Water as a Bodhisattva

By Jay McDaniel

Open Horizons

January 20, 2021

Let's say you are a water person.  You find a special kind of spiritual nourishment from water: rivers, lakes, the ocean, water in bowls, the flow of water from faucets. In the language of Buddhism, water is, for you, a bodhisattva: a soul friend who helps save you from the suffering of isolation. fragmentation, and aloneness.   Of course, water saves you and others in additional ways as well: cooking, bathing, washing, and healing.  And it saves other living beings, too, in the practical arts of living.  As Thich Nhat Hanh puts it, its benefits are numberless.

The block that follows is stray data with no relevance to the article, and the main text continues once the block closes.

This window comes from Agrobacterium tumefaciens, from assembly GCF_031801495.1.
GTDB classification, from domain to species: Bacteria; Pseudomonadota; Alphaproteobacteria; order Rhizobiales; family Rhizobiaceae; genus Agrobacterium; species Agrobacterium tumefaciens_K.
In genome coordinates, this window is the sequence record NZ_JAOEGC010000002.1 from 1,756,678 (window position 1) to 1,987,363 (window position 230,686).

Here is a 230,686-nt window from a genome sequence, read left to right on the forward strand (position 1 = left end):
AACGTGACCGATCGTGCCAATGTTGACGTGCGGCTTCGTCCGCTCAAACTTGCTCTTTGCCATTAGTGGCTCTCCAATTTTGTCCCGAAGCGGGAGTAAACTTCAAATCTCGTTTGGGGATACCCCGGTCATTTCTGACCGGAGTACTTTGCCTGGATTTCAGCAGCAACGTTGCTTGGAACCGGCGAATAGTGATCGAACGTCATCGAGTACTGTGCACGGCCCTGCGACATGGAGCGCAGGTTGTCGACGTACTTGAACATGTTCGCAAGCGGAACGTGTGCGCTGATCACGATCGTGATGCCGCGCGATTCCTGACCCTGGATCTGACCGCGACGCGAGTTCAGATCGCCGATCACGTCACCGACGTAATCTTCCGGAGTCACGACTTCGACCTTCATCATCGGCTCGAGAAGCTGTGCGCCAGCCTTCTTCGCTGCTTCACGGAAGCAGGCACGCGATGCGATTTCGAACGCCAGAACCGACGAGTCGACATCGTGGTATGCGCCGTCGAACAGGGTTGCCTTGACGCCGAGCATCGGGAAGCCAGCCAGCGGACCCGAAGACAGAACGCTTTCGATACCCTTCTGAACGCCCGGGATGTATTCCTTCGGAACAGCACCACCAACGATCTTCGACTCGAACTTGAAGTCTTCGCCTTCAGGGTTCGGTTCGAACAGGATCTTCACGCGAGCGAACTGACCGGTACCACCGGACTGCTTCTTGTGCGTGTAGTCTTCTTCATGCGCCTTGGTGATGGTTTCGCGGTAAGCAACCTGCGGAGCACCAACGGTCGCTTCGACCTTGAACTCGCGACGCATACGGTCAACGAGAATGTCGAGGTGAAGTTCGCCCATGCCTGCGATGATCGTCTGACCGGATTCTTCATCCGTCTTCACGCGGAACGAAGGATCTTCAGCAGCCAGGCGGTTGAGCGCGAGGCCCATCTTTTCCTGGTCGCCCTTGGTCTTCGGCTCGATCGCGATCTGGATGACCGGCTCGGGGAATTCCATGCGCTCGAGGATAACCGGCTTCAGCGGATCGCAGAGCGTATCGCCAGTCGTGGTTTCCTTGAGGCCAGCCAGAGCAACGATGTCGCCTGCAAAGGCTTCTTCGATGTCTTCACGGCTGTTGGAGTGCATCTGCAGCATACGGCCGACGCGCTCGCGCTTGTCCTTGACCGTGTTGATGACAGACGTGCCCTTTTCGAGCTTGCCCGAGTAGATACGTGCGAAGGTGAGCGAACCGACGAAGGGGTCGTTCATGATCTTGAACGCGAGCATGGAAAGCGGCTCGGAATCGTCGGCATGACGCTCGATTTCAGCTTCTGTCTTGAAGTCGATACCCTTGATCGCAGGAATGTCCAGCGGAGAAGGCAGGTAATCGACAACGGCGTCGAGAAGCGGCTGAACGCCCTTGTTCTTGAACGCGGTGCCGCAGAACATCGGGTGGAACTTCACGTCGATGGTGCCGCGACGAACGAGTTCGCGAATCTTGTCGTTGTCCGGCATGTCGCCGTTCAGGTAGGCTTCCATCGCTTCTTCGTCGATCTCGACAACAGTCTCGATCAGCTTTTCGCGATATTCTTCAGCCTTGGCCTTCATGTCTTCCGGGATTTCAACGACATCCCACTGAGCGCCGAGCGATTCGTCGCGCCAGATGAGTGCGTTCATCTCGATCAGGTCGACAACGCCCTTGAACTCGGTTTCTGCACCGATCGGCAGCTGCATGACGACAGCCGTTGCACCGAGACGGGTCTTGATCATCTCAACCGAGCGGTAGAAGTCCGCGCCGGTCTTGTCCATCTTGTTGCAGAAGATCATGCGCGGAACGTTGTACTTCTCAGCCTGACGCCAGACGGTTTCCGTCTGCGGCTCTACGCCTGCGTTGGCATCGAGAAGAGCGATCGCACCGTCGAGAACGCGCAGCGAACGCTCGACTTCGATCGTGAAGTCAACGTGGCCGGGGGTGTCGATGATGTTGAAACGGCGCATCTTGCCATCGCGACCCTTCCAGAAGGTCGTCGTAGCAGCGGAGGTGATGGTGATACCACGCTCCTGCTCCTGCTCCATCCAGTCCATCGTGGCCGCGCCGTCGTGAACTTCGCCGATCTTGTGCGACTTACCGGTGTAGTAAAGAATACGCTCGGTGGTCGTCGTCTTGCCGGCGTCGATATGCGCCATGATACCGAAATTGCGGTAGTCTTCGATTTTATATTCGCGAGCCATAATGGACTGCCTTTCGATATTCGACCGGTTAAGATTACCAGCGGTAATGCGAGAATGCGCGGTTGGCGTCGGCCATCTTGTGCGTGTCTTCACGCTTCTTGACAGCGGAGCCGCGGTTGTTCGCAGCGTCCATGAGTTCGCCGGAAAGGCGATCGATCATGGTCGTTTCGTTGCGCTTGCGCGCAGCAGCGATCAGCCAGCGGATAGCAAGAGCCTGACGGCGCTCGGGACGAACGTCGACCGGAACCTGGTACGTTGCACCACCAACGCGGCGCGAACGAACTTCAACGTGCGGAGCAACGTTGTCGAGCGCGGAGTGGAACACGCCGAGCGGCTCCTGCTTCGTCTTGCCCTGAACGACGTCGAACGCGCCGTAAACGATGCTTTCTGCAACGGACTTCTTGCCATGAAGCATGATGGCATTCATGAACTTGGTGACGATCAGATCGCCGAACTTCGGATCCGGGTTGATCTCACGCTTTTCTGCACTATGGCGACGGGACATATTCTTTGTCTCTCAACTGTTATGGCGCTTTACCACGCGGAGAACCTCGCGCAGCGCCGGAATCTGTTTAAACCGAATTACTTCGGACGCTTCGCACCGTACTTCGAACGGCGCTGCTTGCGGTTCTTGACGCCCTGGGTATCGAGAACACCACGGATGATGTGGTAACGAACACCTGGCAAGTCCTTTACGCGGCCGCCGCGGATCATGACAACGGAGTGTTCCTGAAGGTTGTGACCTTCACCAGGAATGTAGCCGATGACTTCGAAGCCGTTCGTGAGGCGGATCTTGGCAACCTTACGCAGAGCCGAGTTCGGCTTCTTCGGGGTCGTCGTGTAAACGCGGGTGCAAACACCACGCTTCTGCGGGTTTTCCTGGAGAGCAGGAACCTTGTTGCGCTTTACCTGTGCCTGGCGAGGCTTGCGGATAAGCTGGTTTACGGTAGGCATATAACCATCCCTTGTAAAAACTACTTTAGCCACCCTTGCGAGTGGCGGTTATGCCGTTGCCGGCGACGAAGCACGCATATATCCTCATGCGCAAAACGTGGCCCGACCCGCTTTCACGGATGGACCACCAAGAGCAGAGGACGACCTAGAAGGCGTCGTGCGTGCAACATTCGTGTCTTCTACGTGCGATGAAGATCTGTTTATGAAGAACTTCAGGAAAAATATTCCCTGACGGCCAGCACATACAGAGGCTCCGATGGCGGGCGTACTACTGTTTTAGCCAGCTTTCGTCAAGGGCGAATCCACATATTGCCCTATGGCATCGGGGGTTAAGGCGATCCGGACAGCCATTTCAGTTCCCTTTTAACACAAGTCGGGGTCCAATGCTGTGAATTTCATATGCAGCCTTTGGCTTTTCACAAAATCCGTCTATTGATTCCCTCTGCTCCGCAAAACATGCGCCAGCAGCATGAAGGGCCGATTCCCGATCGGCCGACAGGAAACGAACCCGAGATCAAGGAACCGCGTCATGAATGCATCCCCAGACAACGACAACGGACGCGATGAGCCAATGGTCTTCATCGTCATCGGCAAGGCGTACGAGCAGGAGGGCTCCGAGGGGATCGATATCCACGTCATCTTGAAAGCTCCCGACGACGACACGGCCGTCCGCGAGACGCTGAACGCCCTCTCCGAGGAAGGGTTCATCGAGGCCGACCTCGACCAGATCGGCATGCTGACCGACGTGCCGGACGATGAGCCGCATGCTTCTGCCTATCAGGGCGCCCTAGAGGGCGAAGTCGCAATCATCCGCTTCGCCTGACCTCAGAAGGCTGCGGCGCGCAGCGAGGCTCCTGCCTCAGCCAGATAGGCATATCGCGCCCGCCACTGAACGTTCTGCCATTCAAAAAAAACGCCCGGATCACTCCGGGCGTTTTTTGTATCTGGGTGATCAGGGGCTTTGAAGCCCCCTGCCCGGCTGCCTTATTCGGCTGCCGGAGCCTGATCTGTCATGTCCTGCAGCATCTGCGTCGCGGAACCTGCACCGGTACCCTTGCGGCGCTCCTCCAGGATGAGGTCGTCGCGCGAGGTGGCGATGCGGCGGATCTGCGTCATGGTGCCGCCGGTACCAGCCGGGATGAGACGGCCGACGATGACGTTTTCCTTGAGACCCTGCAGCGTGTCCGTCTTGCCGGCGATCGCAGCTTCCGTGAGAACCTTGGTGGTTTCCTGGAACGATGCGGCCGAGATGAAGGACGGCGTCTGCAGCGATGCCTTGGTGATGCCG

You may have other bodhisattvas as well: friends and family, trees, companion animals, soil and sunshine, music, flowers, and vegetable gardens.  You may realize that, when it comes to the living of a life, you have many allies, many companions, many mentors.  Maybe, for you, the whole earth is a bodhissatva, as are the stars.  Elizabeth McAnally certainly thinks so.  But water, for you as for McAnally, is certainly among your many friends in the journey, and it may well have a key place in the pantheon of sacred powers.  Yes, you are a water person.

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